children's reading and reading comprehension, and that it also helps
children to learn to spell. Based on the research and reviews done by
the National Reading Panel, they have concluded that teaching
phonics and phonemic awareness produces better reading results
than whole language programs.
When teaching phonemic awareness, children are taught the
smallest units of sound, or phonemes. During the teaching process,
children are taught to focus on the phonemes, and learn to
manipulate the phonemes in words. Studies have identified
phonemic awareness and letter knowledge as the two best schoolentry predictors of how well children will learn to read during the
first 2 years of instruction. In a review of phonemic awareness
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research, the National Reading Panel (NRP) identified 1,962 citations,


and the results of their meta-analysis were impressive as stated in
the NRP publication:
Overall, the findings showed that teaching children to manipulate
phonemes in words was highly effective under a variety of teaching
conditions with a variety of learners across a range of grade and age
levels and that teaching phonemic awareness to children significantly
improves their reading more than instruction that lacks any attention
to phonemic awareness (PA).
Specifically, the results of the experimental studies led the Panel to
conclude that PA training was the cause of improvement in students
phonemic awareness, reading, and spelling following training. The
findings were replicated repeatedly across multiple experiments and
thus provide converging evidence for causal claims. [1]
As can be clearly seen, teaching children phonemic awareness early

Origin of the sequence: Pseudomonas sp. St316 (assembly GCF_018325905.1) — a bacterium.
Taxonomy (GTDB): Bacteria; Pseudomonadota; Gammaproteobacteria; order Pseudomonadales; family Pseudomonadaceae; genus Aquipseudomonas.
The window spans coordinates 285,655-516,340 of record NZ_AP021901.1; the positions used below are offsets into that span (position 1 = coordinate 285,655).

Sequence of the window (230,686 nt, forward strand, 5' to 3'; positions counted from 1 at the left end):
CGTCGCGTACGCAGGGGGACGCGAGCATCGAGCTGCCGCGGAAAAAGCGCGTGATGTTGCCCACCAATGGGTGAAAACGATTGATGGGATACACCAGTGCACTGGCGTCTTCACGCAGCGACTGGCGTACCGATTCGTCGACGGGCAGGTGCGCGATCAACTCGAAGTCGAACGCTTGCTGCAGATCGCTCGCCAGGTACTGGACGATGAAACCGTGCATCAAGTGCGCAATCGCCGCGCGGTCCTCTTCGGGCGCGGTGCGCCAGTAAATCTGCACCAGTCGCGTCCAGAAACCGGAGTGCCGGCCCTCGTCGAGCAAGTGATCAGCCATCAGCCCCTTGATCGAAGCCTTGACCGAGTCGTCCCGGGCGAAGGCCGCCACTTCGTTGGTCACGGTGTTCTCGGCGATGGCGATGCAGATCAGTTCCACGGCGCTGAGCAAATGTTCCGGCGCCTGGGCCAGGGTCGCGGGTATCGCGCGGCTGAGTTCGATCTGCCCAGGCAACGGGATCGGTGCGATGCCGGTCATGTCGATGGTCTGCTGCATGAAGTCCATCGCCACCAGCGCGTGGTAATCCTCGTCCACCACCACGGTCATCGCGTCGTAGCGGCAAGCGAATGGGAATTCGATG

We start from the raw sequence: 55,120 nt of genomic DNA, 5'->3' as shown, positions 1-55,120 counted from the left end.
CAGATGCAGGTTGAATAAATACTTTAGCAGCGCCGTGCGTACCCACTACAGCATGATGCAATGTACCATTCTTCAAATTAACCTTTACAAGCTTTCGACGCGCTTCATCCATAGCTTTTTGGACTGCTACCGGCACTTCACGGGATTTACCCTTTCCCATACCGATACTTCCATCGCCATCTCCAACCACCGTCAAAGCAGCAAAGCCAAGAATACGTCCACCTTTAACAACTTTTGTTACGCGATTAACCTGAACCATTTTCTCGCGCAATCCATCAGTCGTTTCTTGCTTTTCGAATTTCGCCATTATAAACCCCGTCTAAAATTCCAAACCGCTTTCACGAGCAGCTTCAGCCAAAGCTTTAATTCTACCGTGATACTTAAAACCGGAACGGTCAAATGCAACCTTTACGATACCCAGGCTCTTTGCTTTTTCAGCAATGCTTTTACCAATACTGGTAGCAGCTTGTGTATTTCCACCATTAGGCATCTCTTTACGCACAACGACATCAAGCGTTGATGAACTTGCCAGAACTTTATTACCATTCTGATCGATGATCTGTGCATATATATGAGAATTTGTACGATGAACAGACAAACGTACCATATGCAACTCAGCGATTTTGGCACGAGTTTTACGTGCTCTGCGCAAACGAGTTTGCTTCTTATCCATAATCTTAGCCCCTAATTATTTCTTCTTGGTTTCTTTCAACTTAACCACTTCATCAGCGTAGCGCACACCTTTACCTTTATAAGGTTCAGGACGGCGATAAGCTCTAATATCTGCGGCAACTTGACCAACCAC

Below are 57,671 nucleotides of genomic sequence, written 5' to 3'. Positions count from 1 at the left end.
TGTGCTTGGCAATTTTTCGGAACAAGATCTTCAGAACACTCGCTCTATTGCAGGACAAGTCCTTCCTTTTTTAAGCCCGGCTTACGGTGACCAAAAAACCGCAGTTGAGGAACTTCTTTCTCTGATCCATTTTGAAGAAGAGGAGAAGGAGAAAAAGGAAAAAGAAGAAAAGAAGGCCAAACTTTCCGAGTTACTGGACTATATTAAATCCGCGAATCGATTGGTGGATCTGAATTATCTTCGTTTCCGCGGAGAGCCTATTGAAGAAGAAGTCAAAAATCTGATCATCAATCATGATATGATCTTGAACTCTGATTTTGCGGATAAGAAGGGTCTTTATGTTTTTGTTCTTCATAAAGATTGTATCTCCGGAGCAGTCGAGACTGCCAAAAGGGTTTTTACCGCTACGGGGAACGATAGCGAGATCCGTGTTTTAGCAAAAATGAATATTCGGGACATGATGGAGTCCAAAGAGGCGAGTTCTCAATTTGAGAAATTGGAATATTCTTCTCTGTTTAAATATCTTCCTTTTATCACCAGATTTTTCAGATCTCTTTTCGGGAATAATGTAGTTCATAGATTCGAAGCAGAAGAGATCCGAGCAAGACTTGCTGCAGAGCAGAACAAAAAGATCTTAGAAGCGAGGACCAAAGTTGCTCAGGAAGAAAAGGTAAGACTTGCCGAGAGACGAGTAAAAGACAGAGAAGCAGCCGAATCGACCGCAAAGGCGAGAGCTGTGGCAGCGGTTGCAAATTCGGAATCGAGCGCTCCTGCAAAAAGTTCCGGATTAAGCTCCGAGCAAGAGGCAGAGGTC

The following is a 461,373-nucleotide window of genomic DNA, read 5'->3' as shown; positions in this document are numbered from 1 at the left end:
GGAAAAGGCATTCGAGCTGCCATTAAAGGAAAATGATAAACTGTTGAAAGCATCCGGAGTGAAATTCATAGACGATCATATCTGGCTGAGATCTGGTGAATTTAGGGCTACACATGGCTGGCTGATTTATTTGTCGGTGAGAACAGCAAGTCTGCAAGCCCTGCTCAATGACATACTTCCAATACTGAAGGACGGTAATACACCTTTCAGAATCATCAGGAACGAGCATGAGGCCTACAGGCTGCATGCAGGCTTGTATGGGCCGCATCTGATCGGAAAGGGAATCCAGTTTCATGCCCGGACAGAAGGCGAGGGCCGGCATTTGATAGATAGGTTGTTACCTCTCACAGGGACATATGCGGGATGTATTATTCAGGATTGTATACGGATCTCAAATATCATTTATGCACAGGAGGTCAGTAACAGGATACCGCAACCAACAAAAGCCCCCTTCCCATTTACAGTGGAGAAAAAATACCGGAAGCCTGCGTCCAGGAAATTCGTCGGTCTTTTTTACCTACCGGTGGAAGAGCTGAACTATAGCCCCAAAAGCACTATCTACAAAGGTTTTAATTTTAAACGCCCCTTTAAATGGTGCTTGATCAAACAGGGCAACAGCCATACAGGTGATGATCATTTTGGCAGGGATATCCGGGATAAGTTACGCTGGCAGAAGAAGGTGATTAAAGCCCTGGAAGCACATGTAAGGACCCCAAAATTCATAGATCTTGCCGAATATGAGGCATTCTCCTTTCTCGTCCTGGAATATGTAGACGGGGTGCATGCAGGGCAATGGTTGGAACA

on significantly improves their reading and spelling abilities.
Furthermore, the NRP research stated that these beneficial effects of
phonemic awareness teaching goes well beyond the end of training
period. The NRP phonemic awareness research also found that the
most effective teaching method was to systematically teach children
to manipulate phonemes with letters, and teaching children in small
groups.
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Phonemic awareness (PA) teaching provides children with an


essential foundation of the alphabet system, and a foundation in
reading and spelling. The NRP has stated that PA instructions is a
necessary instructional component within a complete reading
program.
Below are two other studies done on phonemic awareness, and its
effects on reading abilities. In a study involving children aged 6 to 7
years old, researchers found that the few readers at the beginning of
grade one exhibited high phonemic awareness scored at least close
to perfect in the vowel substitution task, compared to none in
children of the same age group who could not read when they
entered school. The research also stated that phonemic awareness
differences before instruction predicted the accuracy of alphabetic
reading and spelling at the end of grade one independent from IQ.